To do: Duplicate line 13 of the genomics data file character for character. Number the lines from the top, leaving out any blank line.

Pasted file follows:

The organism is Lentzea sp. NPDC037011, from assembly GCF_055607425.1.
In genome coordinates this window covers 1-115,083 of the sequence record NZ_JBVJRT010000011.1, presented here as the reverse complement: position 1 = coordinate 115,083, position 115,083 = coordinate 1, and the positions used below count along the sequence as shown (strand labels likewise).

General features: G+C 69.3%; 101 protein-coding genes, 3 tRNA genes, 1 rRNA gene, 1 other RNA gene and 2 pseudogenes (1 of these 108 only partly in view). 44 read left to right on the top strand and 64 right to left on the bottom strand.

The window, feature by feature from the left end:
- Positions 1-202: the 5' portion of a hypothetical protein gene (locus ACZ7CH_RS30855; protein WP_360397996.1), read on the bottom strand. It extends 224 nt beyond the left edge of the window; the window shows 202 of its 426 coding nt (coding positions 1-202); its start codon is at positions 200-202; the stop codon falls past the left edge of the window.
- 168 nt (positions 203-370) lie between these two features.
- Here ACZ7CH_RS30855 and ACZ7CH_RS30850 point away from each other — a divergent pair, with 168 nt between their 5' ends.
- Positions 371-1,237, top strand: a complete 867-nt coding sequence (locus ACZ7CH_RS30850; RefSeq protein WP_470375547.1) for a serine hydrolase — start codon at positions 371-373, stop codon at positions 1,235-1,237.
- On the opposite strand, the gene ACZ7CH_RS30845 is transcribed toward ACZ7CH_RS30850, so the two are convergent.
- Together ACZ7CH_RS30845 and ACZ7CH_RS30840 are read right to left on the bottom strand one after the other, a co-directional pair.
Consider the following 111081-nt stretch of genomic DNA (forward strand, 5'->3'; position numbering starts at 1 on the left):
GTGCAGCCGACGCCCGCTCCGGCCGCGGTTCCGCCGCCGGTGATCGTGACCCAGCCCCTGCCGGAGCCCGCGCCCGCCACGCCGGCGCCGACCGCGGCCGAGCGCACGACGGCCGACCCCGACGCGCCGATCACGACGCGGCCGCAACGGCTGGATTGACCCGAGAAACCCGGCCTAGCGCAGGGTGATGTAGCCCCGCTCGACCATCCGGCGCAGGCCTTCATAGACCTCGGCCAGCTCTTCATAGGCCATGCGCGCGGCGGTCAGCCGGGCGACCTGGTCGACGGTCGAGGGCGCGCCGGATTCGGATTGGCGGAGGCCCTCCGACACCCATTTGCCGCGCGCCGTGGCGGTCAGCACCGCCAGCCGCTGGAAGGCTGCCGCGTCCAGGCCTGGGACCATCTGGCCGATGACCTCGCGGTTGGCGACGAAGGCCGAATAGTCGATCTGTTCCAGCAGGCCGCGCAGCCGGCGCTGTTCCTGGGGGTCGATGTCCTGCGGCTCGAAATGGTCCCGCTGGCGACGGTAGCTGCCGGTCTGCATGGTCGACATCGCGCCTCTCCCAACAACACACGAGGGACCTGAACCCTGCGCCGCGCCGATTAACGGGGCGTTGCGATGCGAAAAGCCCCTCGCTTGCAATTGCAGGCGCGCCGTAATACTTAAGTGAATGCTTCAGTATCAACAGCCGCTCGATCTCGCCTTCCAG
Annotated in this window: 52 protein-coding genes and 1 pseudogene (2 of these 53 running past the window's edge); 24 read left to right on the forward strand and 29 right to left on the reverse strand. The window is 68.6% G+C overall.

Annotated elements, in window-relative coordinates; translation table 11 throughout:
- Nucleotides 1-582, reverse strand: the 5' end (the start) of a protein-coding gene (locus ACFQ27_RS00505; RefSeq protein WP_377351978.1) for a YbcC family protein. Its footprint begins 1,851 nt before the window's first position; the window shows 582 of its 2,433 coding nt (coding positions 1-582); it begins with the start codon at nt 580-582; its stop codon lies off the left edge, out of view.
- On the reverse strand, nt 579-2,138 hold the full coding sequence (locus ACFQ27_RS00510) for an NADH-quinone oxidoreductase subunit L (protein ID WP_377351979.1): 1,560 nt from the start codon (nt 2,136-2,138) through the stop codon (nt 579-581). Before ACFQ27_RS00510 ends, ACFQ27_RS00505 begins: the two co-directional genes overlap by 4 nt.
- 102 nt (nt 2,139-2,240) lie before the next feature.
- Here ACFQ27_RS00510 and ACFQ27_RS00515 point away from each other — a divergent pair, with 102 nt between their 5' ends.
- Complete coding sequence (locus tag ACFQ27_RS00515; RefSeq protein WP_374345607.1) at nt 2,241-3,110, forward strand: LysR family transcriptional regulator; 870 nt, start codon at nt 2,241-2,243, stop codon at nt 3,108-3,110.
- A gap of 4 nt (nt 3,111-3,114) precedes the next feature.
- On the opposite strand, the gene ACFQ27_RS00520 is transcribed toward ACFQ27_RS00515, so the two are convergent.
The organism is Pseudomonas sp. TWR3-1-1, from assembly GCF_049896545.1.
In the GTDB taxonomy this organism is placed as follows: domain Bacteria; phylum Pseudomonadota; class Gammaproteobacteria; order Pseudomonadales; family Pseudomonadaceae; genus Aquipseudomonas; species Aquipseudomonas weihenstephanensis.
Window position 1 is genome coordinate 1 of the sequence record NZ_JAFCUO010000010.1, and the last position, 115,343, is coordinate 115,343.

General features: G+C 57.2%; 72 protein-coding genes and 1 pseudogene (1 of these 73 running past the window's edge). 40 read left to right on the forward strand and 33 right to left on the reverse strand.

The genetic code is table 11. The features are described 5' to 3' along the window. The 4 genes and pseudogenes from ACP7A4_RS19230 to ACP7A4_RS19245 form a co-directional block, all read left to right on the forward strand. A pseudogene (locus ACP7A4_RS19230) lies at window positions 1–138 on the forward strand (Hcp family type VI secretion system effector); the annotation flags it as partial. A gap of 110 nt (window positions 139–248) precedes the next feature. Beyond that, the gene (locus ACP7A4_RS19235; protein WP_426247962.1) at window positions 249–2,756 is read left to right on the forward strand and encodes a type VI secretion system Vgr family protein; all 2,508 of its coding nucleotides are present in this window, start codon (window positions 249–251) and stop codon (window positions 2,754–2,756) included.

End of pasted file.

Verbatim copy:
Annotated in this window: 52 protein-coding genes and 1 pseudogene (2 of these 53 running past the window's edge); 24 read left to right on the forward strand and 29 right to left on the reverse strand. The window is 68.6% G+C overall.